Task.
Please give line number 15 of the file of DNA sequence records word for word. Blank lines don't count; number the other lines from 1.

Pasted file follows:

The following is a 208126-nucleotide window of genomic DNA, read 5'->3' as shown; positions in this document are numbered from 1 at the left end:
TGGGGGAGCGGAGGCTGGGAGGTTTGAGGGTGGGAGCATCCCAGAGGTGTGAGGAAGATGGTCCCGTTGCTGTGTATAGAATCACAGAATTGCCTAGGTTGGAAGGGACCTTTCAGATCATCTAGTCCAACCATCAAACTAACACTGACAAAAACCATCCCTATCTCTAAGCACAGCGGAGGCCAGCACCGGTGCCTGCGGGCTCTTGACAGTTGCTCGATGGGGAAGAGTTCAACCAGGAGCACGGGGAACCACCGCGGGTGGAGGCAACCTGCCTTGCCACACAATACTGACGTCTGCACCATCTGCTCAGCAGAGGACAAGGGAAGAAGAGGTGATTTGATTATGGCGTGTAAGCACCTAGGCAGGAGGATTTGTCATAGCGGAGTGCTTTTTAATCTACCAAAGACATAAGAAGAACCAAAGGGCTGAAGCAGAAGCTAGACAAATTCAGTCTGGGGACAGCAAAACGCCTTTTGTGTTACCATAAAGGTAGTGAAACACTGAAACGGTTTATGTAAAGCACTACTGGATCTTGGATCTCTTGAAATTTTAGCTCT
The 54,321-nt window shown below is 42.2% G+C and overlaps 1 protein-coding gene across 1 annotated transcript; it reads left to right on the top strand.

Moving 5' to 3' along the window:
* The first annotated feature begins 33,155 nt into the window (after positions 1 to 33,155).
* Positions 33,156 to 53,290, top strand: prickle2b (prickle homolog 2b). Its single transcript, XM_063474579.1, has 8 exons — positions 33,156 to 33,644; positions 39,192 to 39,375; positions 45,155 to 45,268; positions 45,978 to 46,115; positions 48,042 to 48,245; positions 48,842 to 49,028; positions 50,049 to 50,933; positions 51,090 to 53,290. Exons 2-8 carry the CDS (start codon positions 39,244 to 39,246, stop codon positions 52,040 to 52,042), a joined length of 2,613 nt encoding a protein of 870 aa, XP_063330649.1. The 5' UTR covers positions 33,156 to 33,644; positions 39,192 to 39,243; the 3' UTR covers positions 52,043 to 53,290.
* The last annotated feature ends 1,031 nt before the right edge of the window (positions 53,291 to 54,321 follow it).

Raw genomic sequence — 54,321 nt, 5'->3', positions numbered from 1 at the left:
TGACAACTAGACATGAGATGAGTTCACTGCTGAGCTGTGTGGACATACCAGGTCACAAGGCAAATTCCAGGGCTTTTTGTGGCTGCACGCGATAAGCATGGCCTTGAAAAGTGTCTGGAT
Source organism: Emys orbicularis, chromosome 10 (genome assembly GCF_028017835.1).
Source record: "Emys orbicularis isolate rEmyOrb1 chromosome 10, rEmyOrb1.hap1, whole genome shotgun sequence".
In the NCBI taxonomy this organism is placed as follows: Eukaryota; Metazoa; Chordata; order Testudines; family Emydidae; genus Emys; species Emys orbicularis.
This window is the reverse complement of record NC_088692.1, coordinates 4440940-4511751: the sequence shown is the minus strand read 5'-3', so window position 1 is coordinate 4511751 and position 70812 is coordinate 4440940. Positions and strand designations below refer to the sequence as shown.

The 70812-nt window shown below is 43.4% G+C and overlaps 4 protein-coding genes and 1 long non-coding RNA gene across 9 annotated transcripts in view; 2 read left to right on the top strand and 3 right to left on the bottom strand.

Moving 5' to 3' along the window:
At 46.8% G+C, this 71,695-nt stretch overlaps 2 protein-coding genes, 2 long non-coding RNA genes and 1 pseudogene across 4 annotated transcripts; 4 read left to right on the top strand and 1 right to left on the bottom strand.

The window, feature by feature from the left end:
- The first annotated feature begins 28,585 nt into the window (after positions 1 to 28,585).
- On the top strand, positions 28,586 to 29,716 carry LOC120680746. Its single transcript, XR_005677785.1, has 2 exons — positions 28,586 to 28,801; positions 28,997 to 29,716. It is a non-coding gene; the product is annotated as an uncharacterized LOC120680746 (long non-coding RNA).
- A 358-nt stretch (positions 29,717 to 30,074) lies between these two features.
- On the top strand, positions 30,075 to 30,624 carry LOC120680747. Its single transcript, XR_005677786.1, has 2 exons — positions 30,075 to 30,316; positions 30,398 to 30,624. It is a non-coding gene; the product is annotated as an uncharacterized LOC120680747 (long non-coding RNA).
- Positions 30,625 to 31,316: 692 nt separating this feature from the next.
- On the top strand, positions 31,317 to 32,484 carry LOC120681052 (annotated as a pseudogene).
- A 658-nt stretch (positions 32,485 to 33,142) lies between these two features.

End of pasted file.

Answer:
Moving 5' to 3' along the window: